DISCUSSION AND CONCLUSIONS

I coordinate this demonstration with a laboratory study of a local lake that is meromictic (Rodbell and Gremillion, 2005). The laboratory study requires that the students determine the nature of the lakes stratification after a single visit in January with limited data. The demonstration described here helps students see the likely evolution in stratification that their lake experiences annually. While I do not have any quantitative assessment data on the effectiveness of this demonstration, I have noticed anecdotally an improved understanding of lake stratification in lab reports from students. Furthermore, because the fish tank demonstration lasts several hours, it is ideal to have in the class while lecturing on the variety of patterns of circulation that lakes can possess. ACKNOWLEDGEMENTS

I am grateful to William Neubeck, Geology Department Technician at Union College, for constructing the fish tank apparatus used in this demonstration.

REFERENCES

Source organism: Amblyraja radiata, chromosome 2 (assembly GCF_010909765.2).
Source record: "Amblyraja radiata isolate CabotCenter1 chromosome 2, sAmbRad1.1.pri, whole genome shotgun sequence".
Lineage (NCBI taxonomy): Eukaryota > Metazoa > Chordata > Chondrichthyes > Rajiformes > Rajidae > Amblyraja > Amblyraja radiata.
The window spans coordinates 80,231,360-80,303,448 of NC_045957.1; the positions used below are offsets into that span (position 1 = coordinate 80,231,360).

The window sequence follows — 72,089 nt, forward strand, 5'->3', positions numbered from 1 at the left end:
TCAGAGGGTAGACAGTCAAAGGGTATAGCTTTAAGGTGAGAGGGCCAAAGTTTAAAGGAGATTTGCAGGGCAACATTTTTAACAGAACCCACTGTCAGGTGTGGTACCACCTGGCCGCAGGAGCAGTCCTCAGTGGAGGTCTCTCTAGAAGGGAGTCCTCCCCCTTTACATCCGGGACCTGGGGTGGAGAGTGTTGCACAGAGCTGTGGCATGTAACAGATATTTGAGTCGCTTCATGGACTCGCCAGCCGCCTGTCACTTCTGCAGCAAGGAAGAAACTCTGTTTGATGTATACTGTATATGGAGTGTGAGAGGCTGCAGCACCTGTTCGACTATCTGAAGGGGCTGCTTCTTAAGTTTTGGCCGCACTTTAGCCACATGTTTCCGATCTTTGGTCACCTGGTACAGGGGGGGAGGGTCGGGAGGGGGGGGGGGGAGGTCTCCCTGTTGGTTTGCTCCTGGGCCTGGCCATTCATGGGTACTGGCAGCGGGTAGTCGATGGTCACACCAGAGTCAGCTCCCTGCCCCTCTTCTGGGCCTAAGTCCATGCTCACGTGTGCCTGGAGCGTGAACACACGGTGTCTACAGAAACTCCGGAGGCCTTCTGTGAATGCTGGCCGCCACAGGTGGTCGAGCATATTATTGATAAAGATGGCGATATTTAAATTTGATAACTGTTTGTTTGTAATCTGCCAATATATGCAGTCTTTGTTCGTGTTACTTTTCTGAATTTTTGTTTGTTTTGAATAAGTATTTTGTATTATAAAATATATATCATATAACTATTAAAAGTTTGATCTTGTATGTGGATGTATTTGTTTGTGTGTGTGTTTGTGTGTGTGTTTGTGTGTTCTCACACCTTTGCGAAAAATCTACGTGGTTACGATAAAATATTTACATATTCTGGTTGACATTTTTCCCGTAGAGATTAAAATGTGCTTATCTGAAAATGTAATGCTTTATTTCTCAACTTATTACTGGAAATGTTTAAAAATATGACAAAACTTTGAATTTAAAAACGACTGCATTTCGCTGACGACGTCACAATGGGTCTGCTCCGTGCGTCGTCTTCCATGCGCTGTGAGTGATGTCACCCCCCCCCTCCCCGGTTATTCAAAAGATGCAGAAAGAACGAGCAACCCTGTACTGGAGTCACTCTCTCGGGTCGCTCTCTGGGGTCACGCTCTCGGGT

Cohen, A.S., 2003, Paleolimnology: The History and Evolution of Lake Systems, Oxford, Oxford University Press, 500 p.

Dean, W., Anderson, R., Bradbury, J.P., and Anderson, D., 2002, A 1500-year record of climatic and environmental change in Elk Lake, Minnesota I: Varve thickness and gray-scale density, Journal of Paleolimnology 27, 287-299.

Rodbell, D. T., and Gremillion, P., 2005, A winter field-based course on limnology and paleolimnology, Journal of Geological Education v. 53, p. 494-500.

Donald T. Rodbell

Geology Department, Union College, Schenectady, NY 12308-2311,

rodbelld@union.edu

Copyright National Association of Geoscience Teachers May 2008

(c) 2008 Journal of Geoscience Education. Provided by ProQuest LLC. All rights Reserved.